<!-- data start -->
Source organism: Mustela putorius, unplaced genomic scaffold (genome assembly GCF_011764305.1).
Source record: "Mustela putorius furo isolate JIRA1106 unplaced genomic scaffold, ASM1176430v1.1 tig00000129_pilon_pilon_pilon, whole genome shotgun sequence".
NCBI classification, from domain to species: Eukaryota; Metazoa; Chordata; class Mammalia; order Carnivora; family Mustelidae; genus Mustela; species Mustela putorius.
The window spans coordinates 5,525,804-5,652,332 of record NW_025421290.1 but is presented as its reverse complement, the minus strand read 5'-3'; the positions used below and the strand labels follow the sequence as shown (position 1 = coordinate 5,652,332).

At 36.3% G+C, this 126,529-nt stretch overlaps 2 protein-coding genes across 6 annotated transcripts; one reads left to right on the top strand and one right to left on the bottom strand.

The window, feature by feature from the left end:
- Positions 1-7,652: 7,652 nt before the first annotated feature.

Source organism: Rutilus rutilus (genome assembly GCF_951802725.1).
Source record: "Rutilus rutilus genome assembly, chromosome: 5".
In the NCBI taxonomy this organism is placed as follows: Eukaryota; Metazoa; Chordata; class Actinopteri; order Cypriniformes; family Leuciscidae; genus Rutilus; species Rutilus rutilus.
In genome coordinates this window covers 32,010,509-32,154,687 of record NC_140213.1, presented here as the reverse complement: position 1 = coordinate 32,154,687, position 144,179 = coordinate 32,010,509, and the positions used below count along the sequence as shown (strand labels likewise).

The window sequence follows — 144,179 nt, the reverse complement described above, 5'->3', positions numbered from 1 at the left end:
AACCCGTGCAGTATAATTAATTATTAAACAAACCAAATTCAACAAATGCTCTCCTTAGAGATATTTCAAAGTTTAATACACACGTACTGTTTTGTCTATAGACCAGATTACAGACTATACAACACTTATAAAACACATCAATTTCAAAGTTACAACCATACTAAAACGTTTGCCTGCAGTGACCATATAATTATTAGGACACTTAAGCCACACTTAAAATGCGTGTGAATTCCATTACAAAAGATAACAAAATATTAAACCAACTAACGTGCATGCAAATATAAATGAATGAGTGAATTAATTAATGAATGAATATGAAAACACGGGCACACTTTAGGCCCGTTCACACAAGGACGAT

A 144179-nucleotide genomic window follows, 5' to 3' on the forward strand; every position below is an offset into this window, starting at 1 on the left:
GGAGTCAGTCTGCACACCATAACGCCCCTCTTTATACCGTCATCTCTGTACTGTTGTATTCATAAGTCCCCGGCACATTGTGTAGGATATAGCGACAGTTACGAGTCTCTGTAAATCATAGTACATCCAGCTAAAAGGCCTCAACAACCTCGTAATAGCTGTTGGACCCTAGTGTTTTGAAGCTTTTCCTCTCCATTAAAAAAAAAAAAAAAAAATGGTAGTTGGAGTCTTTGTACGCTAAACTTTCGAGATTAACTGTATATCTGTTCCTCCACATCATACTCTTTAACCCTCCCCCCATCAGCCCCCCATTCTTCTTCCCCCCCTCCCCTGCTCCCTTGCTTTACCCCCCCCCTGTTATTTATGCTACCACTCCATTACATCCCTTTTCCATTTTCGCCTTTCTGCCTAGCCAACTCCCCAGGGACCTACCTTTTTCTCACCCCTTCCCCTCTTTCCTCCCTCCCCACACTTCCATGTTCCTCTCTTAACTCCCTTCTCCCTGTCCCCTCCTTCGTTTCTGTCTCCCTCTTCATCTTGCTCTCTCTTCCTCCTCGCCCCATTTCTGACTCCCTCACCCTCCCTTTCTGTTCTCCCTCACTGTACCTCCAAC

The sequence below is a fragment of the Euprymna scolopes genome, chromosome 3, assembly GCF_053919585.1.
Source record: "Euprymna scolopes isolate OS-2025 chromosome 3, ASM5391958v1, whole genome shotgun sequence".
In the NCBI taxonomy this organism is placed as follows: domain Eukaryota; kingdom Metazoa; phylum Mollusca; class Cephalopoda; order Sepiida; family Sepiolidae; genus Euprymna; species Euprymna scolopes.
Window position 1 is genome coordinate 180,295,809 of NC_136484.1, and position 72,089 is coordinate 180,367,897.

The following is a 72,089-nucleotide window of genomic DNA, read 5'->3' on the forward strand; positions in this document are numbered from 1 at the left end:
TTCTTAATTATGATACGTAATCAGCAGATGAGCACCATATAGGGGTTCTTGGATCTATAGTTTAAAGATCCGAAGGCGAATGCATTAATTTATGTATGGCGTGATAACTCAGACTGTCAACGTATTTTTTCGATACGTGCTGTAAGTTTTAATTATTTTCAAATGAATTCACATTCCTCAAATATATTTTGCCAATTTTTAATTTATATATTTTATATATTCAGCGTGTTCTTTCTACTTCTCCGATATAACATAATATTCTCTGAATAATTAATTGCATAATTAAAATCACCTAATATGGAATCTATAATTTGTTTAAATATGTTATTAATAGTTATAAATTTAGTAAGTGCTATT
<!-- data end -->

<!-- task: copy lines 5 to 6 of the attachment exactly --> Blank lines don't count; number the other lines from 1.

At 36.3% G+C, this 126,529-nt stretch overlaps 2 protein-coding genes across 6 annotated transcripts; one reads left to right on the top strand and one right to left on the bottom strand.

The window, feature by feature from the left end: